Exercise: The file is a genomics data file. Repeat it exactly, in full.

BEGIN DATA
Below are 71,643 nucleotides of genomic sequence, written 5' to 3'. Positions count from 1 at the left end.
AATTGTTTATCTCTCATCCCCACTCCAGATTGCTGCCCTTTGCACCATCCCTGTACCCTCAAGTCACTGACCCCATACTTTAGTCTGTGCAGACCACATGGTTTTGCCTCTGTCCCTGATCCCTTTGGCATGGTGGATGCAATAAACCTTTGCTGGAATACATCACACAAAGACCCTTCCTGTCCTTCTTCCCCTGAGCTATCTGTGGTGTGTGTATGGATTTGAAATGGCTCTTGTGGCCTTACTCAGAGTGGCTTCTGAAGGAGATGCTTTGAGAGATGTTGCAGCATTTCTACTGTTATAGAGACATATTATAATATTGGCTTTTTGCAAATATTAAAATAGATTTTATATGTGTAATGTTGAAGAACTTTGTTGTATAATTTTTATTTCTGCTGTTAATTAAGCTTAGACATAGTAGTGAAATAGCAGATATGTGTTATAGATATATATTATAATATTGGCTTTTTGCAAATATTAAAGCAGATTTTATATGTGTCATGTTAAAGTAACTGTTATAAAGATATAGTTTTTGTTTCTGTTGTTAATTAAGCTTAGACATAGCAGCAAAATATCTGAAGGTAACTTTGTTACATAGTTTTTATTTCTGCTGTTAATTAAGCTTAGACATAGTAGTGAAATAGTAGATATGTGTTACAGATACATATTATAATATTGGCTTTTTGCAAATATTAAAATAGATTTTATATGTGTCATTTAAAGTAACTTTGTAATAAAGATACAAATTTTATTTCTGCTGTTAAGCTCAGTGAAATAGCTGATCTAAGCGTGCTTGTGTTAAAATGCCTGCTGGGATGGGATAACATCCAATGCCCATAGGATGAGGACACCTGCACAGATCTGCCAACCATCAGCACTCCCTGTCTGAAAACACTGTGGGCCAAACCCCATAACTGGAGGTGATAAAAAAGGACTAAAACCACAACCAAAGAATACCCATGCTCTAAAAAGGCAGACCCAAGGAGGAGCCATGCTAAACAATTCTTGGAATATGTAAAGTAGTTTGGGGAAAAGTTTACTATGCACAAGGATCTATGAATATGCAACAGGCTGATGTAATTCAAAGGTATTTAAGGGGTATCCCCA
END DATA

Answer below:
Below are 71,643 nucleotides of genomic sequence, written 5' to 3'. Positions count from 1 at the left end.
AATTGTTTATCTCTCATCCCCACTCCAGATTGCTGCCCTTTGCACCATCCCTGTACCCTCAAGTCACTGACCCCATACTTTAGTCTGTGCAGACCACATGGTTTTGCCTCTGTCCCTGATCCCTTTGGCATGGTGGATGCAATAAACCTTTGCTGGAATACATCACACAAAGACCCTTCCTGTCCTTCTTCCCCTGAGCTATCTGTGGTGTGTGTATGGATTTGAAATGGCTCTTGTGGCCTTACTCAGAGTGGCTTCTGAAGGAGATGCTTTGAGAGATGTTGCAGCATTTCTACTGTTATAGAGACATATTATAATATTGGCTTTTTGCAAATATTAAAATAGATTTTATATGTGTAATGTTGAAGAACTTTGTTGTATAATTTTTATTTCTGCTGTTAATTAAGCTTAGACATAGTAGTGAAATAGCAGATATGTGTTATAGATATATATTATAATATTGGCTTTTTGCAAATATTAAAGCAGATTTTATATGTGTCATGTTAAAGTAACTGTTATAAAGATATAGTTTTTGTTTCTGTTGTTAATTAAGCTTAGACATAGCAGCAAAATATCTGAAGGTAACTTTGTTACATAGTTTTTATTTCTGCTGTTAATTAAGCTTAGACATAGTAGTGAAATAGTAGATATGTGTTACAGATACATATTATAATATTGGCTTTTTGCAAATATTAAAATAGATTTTATATGTGTCATTTAAAGTAACTTTGTAATAAAGATACAAATTTTATTTCTGCTGTTAAGCTCAGTGAAATAGCTGATCTAAGCGTGCTTGTGTTAAAATGCCTGCTGGGATGGGATAACATCCAATGCCCATAGGATGAGGACACCTGCACAGATCTGCCAACCATCAGCACTCCCTGTCTGAAAACACTGTGGGCCAAACCCCATAACTGGAGGTGATAAAAAAGGACTAAAACCACAACCAAAGAATACCCATGCTCTAAAAAGGCAGACCCAAGGAGGAGCCATGCTAAACAATTCTTGGAATATGTAAAGTAGTTTGGGGAAAAGTTTACTATGCACAAGGATCTATGAATATGCAACAGGCTGATGTAATTCAAAGGTATTTAAGGGGTATCCCCA